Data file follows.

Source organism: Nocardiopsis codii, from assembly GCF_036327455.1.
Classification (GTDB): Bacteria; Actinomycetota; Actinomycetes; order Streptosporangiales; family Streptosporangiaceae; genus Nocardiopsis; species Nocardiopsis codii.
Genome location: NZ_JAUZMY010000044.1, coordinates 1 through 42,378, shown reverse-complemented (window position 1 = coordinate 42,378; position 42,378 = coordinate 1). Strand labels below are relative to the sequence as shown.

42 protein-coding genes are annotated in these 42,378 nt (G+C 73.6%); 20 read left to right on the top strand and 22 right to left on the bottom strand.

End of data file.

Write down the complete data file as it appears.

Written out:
Source organism: Nocardiopsis codii, from assembly GCF_036327455.1.
Classification (GTDB): Bacteria; Actinomycetota; Actinomycetes; order Streptosporangiales; family Streptosporangiaceae; genus Nocardiopsis; species Nocardiopsis codii.
Genome location: NZ_JAUZMY010000044.1, coordinates 1 through 42,378, shown reverse-complemented (window position 1 = coordinate 42,378; position 42,378 = coordinate 1). Strand labels below are relative to the sequence as shown.

42 protein-coding genes are annotated in these 42,378 nt (G+C 73.6%); 20 read left to right on the top strand and 22 right to left on the bottom strand.